Opinion 03-59

September 4, 2003


Digest:         Under the circumstances presented, a judge whose court attorney has been contacted by telephone by another judge concerning a matter involving a friend of the caller, in which the question was raised of getting the inquiring judge to recuse him/herself so that the friend’s petition could be heard by a different judge, should report the matter to the State Commission on Judicial Conduct.


Rules:          N.Y. Const. Art. VI, sec. 22(a); 22 NYCRR 100.1; 100.2(A),(B),(C); 100.3(B)(6); 100.3(D)(1); 100.3(E)(1).


         The inquiring judge informs the Committee that he/she had presided over a matter in which a petition seeking enforcement of certain provisions of a judgment of divorce was dismissed. There was no appeal from the dismissal but the petitioner had complained to the supervising judge and possibly others about the inquirer.

         Thereafter, another judge telephoned the inquiring judge’s court attorney and left a voice mail message. The inquirer has provided the Committee with a copy of the transcript of the recorded message. In substance, the caller stated that he/she and the petitioner were personal friends and that the petitioner is “beside herself,” having had “issues” with the inquiring judge. The caller goes on to state that he/she had advised the friend to file her petition in a different locality. But this would require the inquirer to exercise recusal. The judge then stated: “So I’m reaching out to you to get suggestions as to how we could get him to do that. I don’t know if he would, for whatever reason.” The caller goes on to state that “petitioner and the judge apparently have not had a good rapport and she’s definitely has major issues she needs to modify with regard to her divorce decree and her husband.”

         Subsequently, the court attorney responded, stating that recusal is discretionary and in any event could not occur unless the parties came before the inquiring judge and made such an application.

         The inquiring judge now seeks the Committee’s advice as to the appropriate course of action.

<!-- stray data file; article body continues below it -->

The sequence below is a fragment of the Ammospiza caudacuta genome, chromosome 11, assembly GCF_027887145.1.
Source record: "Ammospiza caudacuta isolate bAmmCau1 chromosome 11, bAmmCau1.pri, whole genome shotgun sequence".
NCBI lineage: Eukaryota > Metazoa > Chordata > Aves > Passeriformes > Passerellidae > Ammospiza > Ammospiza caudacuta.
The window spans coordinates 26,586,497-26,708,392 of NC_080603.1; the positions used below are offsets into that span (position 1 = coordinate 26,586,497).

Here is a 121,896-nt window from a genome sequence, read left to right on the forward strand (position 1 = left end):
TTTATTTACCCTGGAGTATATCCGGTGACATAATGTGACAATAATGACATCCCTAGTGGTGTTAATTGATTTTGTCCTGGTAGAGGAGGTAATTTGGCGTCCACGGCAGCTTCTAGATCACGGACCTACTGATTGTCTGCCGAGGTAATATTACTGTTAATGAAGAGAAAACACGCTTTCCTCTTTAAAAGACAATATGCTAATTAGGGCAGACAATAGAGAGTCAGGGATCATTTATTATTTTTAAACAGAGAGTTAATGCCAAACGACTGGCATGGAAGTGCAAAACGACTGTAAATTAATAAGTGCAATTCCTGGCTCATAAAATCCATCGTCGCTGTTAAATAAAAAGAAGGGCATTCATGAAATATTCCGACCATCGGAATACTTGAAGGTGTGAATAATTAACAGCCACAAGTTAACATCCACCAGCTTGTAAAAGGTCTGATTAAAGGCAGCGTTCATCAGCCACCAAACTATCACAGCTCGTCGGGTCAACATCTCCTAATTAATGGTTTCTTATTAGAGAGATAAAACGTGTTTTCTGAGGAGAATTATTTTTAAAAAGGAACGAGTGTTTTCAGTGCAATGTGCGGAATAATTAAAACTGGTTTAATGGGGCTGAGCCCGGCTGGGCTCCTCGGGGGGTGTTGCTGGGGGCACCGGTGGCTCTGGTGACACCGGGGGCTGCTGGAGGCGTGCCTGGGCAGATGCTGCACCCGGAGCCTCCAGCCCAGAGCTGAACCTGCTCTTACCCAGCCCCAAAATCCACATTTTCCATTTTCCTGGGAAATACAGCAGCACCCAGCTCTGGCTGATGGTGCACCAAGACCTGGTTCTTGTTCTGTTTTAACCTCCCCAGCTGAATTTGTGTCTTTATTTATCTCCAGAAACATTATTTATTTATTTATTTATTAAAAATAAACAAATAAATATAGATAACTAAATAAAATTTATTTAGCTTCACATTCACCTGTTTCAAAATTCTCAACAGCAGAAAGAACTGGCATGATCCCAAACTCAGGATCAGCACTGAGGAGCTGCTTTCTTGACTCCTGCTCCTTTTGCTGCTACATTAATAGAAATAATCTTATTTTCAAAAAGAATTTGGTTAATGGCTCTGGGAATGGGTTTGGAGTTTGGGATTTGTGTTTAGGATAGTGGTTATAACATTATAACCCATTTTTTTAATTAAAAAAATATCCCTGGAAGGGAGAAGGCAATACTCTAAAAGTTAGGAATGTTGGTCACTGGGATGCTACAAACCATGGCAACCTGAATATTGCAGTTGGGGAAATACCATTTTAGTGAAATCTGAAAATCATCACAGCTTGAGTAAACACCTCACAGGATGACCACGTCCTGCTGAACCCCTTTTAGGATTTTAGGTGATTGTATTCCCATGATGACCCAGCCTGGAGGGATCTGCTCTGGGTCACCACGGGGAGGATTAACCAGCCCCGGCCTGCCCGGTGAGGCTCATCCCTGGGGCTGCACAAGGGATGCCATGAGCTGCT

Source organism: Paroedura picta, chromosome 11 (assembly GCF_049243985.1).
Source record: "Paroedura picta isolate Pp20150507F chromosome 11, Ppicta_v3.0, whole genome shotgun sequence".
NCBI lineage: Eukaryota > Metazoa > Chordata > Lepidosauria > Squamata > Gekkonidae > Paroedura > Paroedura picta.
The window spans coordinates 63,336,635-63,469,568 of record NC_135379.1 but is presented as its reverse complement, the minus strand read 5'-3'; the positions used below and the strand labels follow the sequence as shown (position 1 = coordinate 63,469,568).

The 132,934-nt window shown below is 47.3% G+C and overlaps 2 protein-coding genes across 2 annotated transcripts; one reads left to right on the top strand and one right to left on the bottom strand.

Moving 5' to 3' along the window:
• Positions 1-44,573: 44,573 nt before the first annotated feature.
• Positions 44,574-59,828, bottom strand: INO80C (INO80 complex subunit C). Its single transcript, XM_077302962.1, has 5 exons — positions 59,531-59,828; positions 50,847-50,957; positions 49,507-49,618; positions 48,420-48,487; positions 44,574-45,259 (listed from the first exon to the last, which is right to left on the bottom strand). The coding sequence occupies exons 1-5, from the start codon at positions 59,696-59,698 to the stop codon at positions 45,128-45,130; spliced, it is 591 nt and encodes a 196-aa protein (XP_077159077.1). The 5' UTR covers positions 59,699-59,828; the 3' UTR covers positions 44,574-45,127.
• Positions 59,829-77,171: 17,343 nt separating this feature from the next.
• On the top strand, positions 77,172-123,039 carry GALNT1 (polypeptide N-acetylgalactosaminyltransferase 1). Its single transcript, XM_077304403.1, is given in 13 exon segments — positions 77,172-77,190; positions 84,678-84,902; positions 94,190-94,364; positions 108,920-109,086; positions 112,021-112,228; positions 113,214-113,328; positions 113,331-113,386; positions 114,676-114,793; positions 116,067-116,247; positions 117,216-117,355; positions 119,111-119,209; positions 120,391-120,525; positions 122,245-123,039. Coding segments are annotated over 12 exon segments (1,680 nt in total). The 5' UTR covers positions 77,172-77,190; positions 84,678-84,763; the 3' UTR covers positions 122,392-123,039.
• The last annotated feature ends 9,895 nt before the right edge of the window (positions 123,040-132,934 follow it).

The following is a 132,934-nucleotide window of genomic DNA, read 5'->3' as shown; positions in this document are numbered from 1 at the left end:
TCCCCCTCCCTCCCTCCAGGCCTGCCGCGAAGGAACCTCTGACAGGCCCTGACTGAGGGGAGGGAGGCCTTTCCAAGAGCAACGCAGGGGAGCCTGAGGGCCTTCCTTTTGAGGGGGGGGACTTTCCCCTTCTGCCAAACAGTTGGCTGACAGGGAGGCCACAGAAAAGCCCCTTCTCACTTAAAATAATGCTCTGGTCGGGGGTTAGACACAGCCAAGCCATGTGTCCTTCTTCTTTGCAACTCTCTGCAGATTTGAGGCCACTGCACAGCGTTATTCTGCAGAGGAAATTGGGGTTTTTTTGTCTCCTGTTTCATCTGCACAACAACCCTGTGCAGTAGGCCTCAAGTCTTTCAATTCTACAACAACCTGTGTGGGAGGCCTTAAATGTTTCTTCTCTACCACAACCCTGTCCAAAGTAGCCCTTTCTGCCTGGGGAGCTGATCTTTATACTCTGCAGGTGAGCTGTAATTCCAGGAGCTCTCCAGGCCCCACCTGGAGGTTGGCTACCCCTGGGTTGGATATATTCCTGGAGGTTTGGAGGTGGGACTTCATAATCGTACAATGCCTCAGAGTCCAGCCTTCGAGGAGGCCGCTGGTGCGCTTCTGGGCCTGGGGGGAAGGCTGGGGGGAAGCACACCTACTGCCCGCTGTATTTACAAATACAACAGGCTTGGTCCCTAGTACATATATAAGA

Section 100.3(D)(1) of the Rules Governing Judicial Conduct, states that “A judge who receives information indicating a substantial likelihood that another judge has committed a substantial violation of this Part shall take appropriate action.” 22 NYCRR 100.3(D)(1). Assuming solely for the purpose of this opinion, the authenticity and accuracy of the telephone message and transcript, the Committee is of the opinion that appropriate action in this instance requires the judge to report the matter to the State Commission on Judicial Conduct. On its face, the transcript of the voice mail message discloses all substantial likelihood that another judge has committed a substantial violation” of the Rules Governing Judicial Conduct. See, e.g. 22 NYCRR 100.1, 100.2(A), (B), (C); 100.3(B)(6).

         Without elaborating on the gravity of the purported conduct, it is, we believe, of sufficient weight to warrant disclosure to the Commission, the body charged with the responsibility of investigating and determining complaints with respect to, among other things, the conduct, qualifications and fitness of any judge or justice of the Unified Court System of New York. N.Y. Const. Art VI, sec. 22(a).

         Further, should a petition be filed before the inquirer by the petitioner seeking recusal, the judge should inform the parties that he/she had received the telephone call in question. But the receipt of that call does not mean that recusal is required, provided that the judge believes he/she can be fair and impartial. 22 NYCRR 100.3(E)(1).